Ever since, commentators have argued about whether ‘Islam’ can belong to Germany or whether only ‘Muslims’ can (but not ‘Islam’). The same discussion regularly resurfaces and never yields any conclusion, in part because the question is itself a non-starter and any answer to it always seems to degenerate into nothing more than semantic sophistries.(( An entire academic literature has focused on this debate. For an overview see Spenlen, Klaus (ed.) (2013), Gehört der Islam zu Deutschland? Fakten und Analysen zu einem Meinungsstreit. Düsseldorf: Düsseldorf University Press. ))

Many have nevertheless rejected the notion of allowing either Islam or Muslims any part in German identity, citing the country’s inherent and primordial ‘Judeo-Christian’ make-up. (There is always something slightly odd about this claim, given that not too long ago Germany thoroughly erased Judaism from European lands by killing six million of its adherents.)

The Muslim ‘other’

Responding to these pressures, some Muslim voices seek to highlight that they are ‘more German’ than others, also in order to advance their own agendas. Ercan Karakoyun, leader of the Gülen movement in Germany, tweeted during the debate: “A form of Islam that can be reconciled with the Basic Law? There is one! #Gülen movement.”(( https://twitter.com/ercankarakoyun/status/904417326442962944 ))

Ultimately, however, the enduring lesson of an evening spent in front of the television remains that people of Muslim faith are still seen as ‘other’ in significant parts of German society: ‘they’ really do not belong to ‘us’. The TV debate between Merkel and Schulz did nothing to challenge this perception and almost everything to reinforce it.

Islamic theology at German universities: successes and limitations of an unprecedented experiment

For many decades after the arrival of Muslim ‘guest workers’ from Turkey, Morocco, and other Muslim-majority countries, German authorities were happy to outsource the provision of religious services to Imams and preachers sent by the Muslim immigrants’ countries of origin. Since the Muslim workforce would ultimately return home, it was unnecessary and even counterproductive to grant Islamic religiosity a permanent presence – or so the reasoning went.

‘Domesticating’ Islam

It was only around the turn of the millennium that perceptions changed. After the events of September 11, 2001, authorities took a securitised perspective on Islam. Fears about the uncontrolled flourishing of a radical underground religious scene appeared to call for the creation of more transparent structures of Islamic learning.

Members of the Muslim community also began to voice a critique of the prevailing arrangement: they bemoaned the fact that Imams knew little about life in Germany or Western Europe and could not provide guidance on many issues that mattered to believers, and especially to younger audiences.((See Ceylan, Rauf (2009). Prediger des Islam. Imame – Wer sie sind und was sie wirklich wollen. Freiburg im Breisgau: Herder. ))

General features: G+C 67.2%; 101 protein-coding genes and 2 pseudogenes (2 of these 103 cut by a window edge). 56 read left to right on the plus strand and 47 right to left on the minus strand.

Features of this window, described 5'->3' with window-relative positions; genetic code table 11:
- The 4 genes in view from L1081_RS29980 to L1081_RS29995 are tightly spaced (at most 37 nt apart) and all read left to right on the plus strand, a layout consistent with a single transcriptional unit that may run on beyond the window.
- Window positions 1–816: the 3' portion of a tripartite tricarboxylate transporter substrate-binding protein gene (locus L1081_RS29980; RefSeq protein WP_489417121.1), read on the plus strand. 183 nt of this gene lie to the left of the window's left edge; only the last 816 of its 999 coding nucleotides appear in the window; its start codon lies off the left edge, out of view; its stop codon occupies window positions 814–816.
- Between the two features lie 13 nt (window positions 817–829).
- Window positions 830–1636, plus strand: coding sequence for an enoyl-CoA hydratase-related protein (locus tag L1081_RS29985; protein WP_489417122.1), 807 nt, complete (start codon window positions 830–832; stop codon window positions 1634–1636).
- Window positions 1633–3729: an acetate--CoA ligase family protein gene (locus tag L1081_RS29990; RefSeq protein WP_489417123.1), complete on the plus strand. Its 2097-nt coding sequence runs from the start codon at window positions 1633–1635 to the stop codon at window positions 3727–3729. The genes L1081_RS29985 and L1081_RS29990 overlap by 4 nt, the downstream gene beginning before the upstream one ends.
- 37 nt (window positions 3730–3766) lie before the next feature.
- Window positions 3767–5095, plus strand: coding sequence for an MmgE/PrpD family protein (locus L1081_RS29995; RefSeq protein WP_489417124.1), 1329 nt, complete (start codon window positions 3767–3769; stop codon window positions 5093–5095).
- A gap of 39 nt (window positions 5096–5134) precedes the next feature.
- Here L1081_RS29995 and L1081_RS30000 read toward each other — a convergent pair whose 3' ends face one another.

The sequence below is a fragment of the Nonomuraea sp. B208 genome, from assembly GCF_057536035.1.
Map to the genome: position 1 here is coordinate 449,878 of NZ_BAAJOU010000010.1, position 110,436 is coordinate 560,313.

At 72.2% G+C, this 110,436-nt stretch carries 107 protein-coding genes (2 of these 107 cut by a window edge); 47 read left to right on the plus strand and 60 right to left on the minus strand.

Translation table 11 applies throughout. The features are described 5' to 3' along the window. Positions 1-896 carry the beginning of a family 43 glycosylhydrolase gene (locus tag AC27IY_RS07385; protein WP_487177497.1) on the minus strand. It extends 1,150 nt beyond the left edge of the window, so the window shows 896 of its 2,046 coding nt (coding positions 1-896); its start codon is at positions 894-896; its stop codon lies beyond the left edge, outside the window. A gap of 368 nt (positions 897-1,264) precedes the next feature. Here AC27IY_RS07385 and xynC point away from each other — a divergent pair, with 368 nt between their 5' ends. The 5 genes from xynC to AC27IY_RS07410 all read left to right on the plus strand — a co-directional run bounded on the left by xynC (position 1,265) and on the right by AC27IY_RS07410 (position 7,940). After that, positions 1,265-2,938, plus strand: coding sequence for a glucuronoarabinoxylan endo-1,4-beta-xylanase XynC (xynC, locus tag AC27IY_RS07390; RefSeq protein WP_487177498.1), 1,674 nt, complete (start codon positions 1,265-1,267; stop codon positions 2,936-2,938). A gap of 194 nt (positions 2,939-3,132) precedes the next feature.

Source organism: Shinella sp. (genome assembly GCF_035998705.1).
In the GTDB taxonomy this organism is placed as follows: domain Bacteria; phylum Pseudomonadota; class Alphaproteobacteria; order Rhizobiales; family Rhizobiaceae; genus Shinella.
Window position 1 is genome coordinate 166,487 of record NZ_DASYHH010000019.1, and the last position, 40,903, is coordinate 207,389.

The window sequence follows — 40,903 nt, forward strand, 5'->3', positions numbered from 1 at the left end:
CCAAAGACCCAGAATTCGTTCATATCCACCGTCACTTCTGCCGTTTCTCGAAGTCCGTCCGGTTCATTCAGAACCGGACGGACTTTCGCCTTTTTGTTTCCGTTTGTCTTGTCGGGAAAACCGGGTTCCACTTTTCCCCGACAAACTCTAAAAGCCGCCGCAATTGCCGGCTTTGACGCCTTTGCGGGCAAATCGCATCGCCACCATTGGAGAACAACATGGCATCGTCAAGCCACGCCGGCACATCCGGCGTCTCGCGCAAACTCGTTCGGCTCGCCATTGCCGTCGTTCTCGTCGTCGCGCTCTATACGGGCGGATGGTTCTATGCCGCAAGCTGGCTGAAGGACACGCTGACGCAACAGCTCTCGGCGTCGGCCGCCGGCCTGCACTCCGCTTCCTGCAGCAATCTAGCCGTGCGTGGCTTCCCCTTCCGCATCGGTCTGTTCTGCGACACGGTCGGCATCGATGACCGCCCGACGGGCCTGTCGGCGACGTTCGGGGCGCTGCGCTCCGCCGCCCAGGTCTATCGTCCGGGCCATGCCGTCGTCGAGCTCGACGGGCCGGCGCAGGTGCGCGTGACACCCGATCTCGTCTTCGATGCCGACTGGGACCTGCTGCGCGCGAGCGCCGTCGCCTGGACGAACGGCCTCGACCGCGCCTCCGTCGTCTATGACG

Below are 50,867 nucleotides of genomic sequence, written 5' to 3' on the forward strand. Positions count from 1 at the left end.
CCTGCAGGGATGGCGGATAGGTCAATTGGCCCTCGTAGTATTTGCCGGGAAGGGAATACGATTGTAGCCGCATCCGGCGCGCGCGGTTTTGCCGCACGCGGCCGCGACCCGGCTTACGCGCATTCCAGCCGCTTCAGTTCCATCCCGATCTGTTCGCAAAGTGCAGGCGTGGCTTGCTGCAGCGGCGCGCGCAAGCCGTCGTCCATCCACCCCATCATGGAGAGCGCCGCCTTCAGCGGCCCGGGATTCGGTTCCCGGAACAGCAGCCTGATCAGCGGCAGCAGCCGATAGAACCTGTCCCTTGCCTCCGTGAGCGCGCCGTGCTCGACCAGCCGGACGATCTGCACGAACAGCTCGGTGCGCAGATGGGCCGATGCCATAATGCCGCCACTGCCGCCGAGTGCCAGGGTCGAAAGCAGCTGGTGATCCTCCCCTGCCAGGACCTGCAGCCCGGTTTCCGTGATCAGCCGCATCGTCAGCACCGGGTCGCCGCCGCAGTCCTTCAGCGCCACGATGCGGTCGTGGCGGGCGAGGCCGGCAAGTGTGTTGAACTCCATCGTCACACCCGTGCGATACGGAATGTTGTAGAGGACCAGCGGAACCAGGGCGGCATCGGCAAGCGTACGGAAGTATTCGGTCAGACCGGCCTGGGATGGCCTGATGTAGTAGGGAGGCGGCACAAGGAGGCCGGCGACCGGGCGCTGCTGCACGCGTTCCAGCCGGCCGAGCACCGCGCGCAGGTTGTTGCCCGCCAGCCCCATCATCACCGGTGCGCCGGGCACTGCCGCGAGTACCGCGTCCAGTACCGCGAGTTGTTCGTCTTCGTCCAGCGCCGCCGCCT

Establing new chairs

In 2011, then, the German government – taking cues from the country’s ongoing Islamkonferenz, an (often controversial) forum bringing together state authorities and various Muslim figures and organisations – decided to fund the creation of several university departments of Islamic theology.

Subsequently, several university chairs were established – at Tübingen, Frankfurt/Gießen, Münster, Osnabrück, and Erlangen/Nuremberg. State funding, initially granted for five years, has since been renewed. Overall, the Ministry for Education and Research has spent € 36 million on these new faculties.(( https://www.bmbf.de/de/islamische-theologie-367.html ))

Training school teachers

Yet while the formation of Imams for Germany’s mosques has been on the agenda of these university departments, their main focus has been the training of teachers for Islamic religious education classes in public schools.

The understanding of secularism anchored in Germany’s constitution is not marked by a laic attempt to cleave apart public and religious life in a stringent manner. Instead, the German ethos is one of cooperation of state and religious bodies in the public sphere. Consequently, the country’s public schools offer confessional courses in religious education adapted to the pupils’ faith.

Expanding employment opportunities for graduates

Many of Germany’s 16 federal states – who are each individually responsible for their own educational sectors – rapidly expanded their offerings of Islamic religious education in the 2000s. Ever since, they have been in dire need of skilled teaching personnel to fill vacant positions.(( http://www.zeit.de/2016/07/islamische-theologie-universitaet-fach-studium-bilanz/komplettansicht ))